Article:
PQD: A little Mark Twain wisdom

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belongs to irishviews.com
belongs to irishviews.com

The rose is fairest when it is budding new,

and hope is brightest when it dawns from fears.

Walter Scott

Chains. The common metaphor for what ties us down, hopefully not physically, but mentally/emotionally. I know I had a topic similar to this one in a previous blog, but the same anxiety about the future has reared its ugly schedule book.

There always seems to be a never ending time crunch that we seem to be under. Here I picture Samson and his pillars (oy vey). My recent theater endeavors and work schedule has left me in a blistering, and continual, vacuum that sucks up every last minute of free time. I “enjoy” work six days a week, and community theater in the evening hours. By the time I return home after a day well spent it is already ten at night. The funny thing is: I always saw my father collapse into his arm chair, start up the TV, and almost assuredly fall asleep within the hour. I thought that would never happen to me. Lo and behold; I wake up from drool down my chin and the evening news on…

But I am quickly diverging from my main point. With my work schedule it seems like the time I have to myself is nil. And with that comes a certain amount of stress, because you begin to grow weary without that time to decompress. But I was especially stressed with the shows I have been co-directing.

As of right now I have just finished with Beauty and the Beast Jr., and I have another show about to go up in 6 weeks. As a director the responsibility is that of a quarterback: you pass or fail (pun intended). I was constantly worried whether the kids would be able to pull off a great show, and the higher ups wouldn’t lash out at us for a poor performance. We had so many things to do for Beast that it seemed like we were rolling the mill stone up Mt. Fuji. I had let that anxiety consume my hope for the next day. These were my chains.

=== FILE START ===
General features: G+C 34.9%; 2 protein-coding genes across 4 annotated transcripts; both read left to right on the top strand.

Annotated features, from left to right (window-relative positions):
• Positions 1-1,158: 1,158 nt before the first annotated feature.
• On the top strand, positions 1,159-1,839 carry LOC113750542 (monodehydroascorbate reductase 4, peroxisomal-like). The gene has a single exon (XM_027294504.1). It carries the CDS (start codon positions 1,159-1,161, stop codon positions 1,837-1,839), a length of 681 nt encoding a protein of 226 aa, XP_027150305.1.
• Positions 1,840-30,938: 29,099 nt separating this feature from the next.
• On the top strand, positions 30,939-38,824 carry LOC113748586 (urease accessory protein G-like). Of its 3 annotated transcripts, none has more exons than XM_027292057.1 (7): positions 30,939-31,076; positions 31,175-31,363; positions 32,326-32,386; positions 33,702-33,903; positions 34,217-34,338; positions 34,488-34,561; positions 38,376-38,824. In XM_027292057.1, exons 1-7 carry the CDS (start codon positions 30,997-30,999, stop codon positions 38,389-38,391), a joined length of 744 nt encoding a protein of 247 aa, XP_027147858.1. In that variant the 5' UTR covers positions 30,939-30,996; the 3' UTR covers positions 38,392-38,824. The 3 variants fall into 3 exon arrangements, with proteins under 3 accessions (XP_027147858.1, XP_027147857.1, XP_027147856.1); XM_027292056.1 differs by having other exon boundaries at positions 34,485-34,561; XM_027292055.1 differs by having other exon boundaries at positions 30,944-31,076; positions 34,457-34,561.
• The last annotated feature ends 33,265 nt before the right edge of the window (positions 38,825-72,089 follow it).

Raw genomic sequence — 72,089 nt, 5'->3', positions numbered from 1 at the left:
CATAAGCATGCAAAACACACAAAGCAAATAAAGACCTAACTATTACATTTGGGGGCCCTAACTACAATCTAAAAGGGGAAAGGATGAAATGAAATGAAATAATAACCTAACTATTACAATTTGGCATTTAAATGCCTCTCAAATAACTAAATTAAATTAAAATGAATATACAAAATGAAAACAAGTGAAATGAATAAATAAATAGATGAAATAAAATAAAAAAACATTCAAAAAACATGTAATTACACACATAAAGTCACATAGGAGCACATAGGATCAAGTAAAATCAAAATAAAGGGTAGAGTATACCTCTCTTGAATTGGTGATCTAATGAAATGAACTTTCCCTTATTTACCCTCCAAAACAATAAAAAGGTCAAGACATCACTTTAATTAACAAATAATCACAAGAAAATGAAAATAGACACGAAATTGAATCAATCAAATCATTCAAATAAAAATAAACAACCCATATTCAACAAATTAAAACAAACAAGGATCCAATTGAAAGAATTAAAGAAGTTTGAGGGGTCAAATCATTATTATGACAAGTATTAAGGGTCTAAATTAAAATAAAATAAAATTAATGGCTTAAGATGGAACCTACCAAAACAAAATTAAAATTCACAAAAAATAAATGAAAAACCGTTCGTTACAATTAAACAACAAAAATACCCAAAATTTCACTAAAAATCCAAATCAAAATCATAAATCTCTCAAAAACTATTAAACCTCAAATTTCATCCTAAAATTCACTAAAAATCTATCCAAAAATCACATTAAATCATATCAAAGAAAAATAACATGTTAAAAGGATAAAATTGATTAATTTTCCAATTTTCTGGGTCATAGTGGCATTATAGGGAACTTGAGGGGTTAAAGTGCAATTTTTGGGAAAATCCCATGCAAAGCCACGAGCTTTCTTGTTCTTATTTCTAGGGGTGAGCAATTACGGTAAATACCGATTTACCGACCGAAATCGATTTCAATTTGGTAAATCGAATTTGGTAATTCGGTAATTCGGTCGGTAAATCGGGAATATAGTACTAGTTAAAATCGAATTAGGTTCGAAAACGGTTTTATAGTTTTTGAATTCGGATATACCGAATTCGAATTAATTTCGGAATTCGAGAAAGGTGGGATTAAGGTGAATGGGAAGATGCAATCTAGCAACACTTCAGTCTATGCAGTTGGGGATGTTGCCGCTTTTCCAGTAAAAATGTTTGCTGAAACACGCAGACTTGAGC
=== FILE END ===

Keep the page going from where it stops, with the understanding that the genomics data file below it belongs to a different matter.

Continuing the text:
There is one lesson that I have learned from this entire mountain of stress: it spawns the most beautiful things. It is because we worry that we wish to succeed. As an actor the common theme is: “if you are not worried about putting on a good show, then you aren’t doing it right”. Okay, that is a bit cliché, but if you think about it, it makes some sense. We worry because we care. I wanted all of those 60+ kids to be brilliant on the stage, and I felt if they failed it was because I had missed some key responsibilities a director. “Will they be ready for opening night?” was a common theme for me.

Come opening night… They were brilliant. All of my fears were eased and it was replaced with hope and joy. It was my profound pleasure to watch as the magic of theater came alive, and afterwards the artistic director of the theater complimented us saying “Children’s theater is easy, but GOOD children’s theater is what we strive for, and that’s what this show has done”. I was so proud, not of myself, but of everyone who collaborated with us to make it happen. As the quote above eloquently puts it “hope is brightest when it dawns from fears”.

My fears were my chains; my hope and optimism, I found, have been the keys.

In this quote the author, Walter Scott, evokes the image of a rose. As we all know: a flower is a gentle and fragile mass. So is our hope at times. We wilt under the pressure of difficulty and close into ourselves under the night of tribulation. But when the sun rises on us there we regain our strength and vigor for life and challenge.

            Today, dear Jesters and Harlequins, I urge you to unlock the padlock of fear with the key of you optimism.


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